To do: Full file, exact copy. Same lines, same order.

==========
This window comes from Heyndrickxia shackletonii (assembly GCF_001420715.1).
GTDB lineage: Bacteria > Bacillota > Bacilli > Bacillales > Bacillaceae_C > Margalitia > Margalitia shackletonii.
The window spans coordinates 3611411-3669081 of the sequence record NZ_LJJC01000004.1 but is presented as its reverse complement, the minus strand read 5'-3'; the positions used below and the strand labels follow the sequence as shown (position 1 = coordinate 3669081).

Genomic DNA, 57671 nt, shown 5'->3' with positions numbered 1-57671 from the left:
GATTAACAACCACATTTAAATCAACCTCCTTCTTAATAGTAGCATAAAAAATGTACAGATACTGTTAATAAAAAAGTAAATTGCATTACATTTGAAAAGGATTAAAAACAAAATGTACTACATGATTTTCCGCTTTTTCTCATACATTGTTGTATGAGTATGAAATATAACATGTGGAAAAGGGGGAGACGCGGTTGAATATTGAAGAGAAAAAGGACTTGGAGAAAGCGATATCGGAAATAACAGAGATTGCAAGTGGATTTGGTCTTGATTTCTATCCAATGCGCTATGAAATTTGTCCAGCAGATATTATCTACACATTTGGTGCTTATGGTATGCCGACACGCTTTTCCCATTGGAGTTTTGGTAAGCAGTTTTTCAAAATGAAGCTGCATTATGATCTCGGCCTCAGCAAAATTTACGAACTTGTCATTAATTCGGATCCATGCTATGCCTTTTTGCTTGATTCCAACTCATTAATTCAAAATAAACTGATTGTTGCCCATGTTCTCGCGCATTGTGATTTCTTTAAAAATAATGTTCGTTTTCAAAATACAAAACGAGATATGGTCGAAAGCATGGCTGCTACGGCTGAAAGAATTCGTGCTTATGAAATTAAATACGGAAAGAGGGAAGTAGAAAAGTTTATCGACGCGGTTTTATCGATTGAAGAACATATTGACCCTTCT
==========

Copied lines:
This window comes from Heyndrickxia shackletonii (assembly GCF_001420715.1).
GTDB lineage: Bacteria > Bacillota > Bacilli > Bacillales > Bacillaceae_C > Margalitia > Margalitia shackletonii.
The window spans coordinates 3611411-3669081 of the sequence record NZ_LJJC01000004.1 but is presented as its reverse complement, the minus strand read 5'-3'; the positions used below and the strand labels follow the sequence as shown (position 1 = coordinate 3669081).

Genomic DNA, 57671 nt, shown 5'->3' with positions numbered 1-57671 from the left:
GATTAACAACCACATTTAAATCAACCTCCTTCTTAATAGTAGCATAAAAAATGTACAGATACTGTTAATAAAAAAGTAAATTGCATTACATTTGAAAAGGATTAAAAACAAAATGTACTACATGATTTTCCGCTTTTTCTCATACATTGTTGTATGAGTATGAAATATAACATGTGGAAAAGGGGGAGACGCGGTTGAATATTGAAGAGAAAAAGGACTTGGAGAAAGCGATATCGGAAATAACAGAGATTGCAAGTGGATTTGGTCTTGATTTCTATCCAATGCGCTATGAAATTTGTCCAGCAGATATTATCTACACATTTGGTGCTTATGGTATGCCGACACGCTTTTCCCATTGGAGTTTTGGTAAGCAGTTTTTCAAAATGAAGCTGCATTATGATCTCGGCCTCAGCAAAATTTACGAACTTGTCATTAATTCGGATCCATGCTATGCCTTTTTGCTTGATTCCAACTCATTAATTCAAAATAAACTGATTGTTGCCCATGTTCTCGCGCATTGTGATTTCTTTAAAAATAATGTTCGTTTTCAAAATACAAAACGAGATATGGTCGAAAGCATGGCTGCTACGGCTGAAAGAATTCGTGCTTATGAAATTAAATACGGAAAGAGGGAAGTAGAAAAGTTTATCGACGCGGTTTTATCGATTGAAGAACATATTGACCCTTCT